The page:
Respected businessman accused of stealing $1.3million from Auckland nursing home to fund his lifestyle and new home
The man, who cannot be named, was tried today in Auckland High Court and pleaded not guilty to the alleged crimes. Photo / Nick Roseau
A respected businessman allegedly stole around $1.3million from an Auckland nursing home and spent the money on he and his wife’s high-end lifestyle and building their children’s home dreams, a court heard.
The man, who cannot be named for legal reasons, allegedly used nearly 1,100 checks over seven years to fraudulently divert money from the aged care business.
About $100,000 was reportedly paid to dozens of third-party entities, many of which were contracted to carry out work on the couple’s sprawling lifestyle property on the rural outskirts of town.
He is also accused of cashing nursing home checks totaling more than $430,000 for the couple’s own use or, along with his wife, signing checks issued by the nursing home worth nearly of $670,0000.
The man is also accused of having paid more than 265,000 dollars in salary to him and his wife and of having falsified accounting records in an attempt to cover his tracks.
It is understood that much of the spending is undisputed, and the man will say it was for a legitimate purpose or he was entitled to the money.
The man, who worked at the nursing home and, together with his wife, was responsible for the day-to-day operations of the facility, faces 49 charges of dishonesty – many of them representative – related to the alleged offence.
They include the use of a document without claim or right to a pecuniary benefit, theft by a person with a special relationship and false accounting.
The man was tried today before Judge Timothy Brewer of the Auckland High Court and pleaded not guilty to the alleged crimes.
If found guilty, he could be sent to prison.
Crown prosecutor Sam McMullan told the jury that the man had indeed used the nursing home accounts as his own and taken money to which he was not entitled.
“The checks were made out to third parties. These were third parties to whom [the man] owed money but he used [rest home] checks to pay bills.
“[The man] created a system where he could hide his fraud, the way he received money [the rest home]recording it inaccurately.”
The court heard the alleged offense began in 2005 but escalated in subsequent years as the couple’s new build began.
“We have that money taken when he needs it most.
“The amounts increase as cash is needed to [the man and his wife] are also increasing.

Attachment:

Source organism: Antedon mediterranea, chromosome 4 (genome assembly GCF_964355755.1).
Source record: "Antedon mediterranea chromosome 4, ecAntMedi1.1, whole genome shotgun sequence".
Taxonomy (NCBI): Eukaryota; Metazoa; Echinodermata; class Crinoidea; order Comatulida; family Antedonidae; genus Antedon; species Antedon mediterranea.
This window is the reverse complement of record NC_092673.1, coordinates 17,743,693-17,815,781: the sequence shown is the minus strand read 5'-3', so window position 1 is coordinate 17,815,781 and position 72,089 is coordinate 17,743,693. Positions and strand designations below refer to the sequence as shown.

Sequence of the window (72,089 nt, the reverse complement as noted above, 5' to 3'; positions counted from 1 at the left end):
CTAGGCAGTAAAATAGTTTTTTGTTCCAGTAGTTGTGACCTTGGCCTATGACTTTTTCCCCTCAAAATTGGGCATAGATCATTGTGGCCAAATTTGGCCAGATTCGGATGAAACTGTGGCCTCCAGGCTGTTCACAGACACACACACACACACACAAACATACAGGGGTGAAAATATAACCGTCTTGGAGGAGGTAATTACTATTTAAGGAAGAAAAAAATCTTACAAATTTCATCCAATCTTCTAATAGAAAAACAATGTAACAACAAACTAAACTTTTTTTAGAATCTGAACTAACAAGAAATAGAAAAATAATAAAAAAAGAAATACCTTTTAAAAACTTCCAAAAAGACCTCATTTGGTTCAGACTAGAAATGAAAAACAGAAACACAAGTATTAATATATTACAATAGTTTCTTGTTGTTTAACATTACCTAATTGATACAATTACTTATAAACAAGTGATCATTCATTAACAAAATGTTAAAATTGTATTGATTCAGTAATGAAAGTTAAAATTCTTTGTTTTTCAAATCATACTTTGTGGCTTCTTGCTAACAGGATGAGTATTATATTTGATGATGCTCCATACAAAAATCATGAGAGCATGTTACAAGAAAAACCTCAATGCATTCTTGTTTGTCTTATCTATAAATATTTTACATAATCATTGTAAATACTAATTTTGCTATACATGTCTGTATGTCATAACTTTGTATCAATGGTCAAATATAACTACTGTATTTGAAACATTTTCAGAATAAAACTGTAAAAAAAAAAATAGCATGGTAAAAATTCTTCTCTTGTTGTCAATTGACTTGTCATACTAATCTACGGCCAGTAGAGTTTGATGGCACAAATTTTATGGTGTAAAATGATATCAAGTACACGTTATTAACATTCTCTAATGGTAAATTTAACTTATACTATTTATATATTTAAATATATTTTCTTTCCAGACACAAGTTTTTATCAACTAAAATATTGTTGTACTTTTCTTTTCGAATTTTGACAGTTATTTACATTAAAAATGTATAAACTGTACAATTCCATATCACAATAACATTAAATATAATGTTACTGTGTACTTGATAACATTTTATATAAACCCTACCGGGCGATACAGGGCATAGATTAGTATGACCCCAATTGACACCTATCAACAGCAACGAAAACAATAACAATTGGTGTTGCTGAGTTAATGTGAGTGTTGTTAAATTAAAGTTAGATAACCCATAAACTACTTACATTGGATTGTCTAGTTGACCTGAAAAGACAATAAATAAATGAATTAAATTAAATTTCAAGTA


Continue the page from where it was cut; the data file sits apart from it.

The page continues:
Forensic investigations into the nursing home’s financial records conducted after the ‘flag was raised’ in March 2012 revealed unusual salary payments to the couple far beyond their normal entitlement around the time they had to pay a deposit of $46,500 for the purchase of land in 2009.
Over the next few years, the man reportedly wrote numerous checks to builders, plumbers, window framers and various other contractors for work on the couple’s “significant” new home.
These payments were billed to the nursing home company.
McMullan described the man’s bookkeeping and record keeping as “chaotic”, which had made it difficult for investigators to determine whether much of the money was for the couple’s personal expenses or for legitimate family expenses. Rest house.
“The reason the accounting system was created this way was to conceal exactly what happened.”
The court also heard the man tried to ‘cover up’ his offense by deliberately changing the names on the financial records of beneficiary companies who worked on his home to parties who provided legitimate services to the nursing home.
The man’s lawyer, Fletcher Pilditch QC, told the jury his client was innocent until proven guilty.
The onus was on the Crown to prove the alleged offenses and to prove that the man had “criminal intent”.
Pilditch said it was not a crime to fall behind on bills or have “chaotic” record keeping.
“You don’t care. What you care about is if he’s guilty of a crime.”
Most of the events had happened more than ten years ago and people’s memories could change over time.
To convict his client, the jury had to be certain that he was guilty.
“Was he entitled to the benefit of checks and salary? You’re going to have to make sure he wasn’t entitled to it and that he acted dishonestly.
“He doesn’t have to prove he didn’t steal. The Crown has to prove he did.”
The trial is set for at least two weeks and resumes tomorrow.